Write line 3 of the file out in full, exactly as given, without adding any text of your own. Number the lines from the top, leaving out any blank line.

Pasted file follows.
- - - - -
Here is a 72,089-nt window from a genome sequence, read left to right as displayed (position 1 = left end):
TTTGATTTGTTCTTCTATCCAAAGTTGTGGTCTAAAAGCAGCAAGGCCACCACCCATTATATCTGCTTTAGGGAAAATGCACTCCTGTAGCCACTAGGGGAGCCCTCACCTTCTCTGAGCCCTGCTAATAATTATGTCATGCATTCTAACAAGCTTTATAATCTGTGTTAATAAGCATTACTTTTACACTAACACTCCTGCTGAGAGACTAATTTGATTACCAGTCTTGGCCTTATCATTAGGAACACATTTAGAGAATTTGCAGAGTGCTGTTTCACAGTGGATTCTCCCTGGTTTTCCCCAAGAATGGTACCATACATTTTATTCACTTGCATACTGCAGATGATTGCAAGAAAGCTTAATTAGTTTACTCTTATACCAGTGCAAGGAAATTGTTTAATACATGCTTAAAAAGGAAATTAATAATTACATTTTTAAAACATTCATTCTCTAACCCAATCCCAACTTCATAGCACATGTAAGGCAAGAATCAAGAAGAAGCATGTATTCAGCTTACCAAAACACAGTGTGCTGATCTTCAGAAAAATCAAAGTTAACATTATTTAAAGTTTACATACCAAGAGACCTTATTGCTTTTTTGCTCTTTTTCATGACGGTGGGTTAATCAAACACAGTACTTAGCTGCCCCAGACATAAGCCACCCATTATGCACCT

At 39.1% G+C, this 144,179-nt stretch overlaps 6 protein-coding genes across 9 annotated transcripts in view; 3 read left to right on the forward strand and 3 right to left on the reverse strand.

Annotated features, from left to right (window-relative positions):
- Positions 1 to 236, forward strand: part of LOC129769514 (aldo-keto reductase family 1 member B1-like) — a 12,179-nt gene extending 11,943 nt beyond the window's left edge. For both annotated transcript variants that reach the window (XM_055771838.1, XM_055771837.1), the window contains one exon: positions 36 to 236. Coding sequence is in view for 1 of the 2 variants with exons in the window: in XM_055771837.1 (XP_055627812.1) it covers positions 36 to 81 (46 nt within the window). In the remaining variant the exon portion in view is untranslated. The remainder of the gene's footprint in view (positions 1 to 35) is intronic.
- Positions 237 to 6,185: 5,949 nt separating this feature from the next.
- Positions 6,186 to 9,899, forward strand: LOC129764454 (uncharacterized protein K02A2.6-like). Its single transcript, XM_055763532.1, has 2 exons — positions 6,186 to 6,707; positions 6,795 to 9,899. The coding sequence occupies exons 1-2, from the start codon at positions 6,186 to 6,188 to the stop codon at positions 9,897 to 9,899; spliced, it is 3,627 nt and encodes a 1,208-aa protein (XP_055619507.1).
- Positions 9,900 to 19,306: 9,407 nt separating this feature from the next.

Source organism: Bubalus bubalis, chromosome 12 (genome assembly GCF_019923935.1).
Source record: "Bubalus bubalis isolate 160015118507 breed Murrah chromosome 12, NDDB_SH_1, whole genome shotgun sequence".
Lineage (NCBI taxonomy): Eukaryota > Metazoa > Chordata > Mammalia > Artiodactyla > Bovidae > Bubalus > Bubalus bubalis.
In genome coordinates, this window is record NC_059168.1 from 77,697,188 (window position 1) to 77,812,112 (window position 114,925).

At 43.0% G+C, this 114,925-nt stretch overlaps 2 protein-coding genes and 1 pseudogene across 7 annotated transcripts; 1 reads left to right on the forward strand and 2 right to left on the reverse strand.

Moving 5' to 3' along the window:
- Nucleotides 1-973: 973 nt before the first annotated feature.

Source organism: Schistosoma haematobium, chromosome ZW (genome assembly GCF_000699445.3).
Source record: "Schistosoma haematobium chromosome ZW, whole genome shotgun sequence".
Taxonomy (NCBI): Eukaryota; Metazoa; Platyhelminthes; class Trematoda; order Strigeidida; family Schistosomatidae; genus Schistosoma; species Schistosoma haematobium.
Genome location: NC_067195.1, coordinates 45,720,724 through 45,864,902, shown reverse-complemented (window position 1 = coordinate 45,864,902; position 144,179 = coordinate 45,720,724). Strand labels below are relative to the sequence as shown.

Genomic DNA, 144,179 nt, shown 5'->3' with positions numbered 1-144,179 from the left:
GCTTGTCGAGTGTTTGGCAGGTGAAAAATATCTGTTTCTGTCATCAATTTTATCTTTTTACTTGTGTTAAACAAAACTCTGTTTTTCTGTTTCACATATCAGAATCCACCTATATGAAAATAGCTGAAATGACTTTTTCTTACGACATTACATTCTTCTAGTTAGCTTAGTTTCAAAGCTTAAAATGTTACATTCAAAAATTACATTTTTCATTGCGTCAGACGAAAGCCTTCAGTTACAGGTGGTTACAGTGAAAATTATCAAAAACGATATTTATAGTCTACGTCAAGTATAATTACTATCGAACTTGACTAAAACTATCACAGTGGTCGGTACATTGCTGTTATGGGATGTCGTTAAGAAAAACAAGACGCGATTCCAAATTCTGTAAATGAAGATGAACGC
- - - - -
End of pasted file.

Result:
At 39.1% G+C, this 144,179-nt stretch overlaps 6 protein-coding genes across 9 annotated transcripts in view; 3 read left to right on the forward strand and 3 right to left on the reverse strand.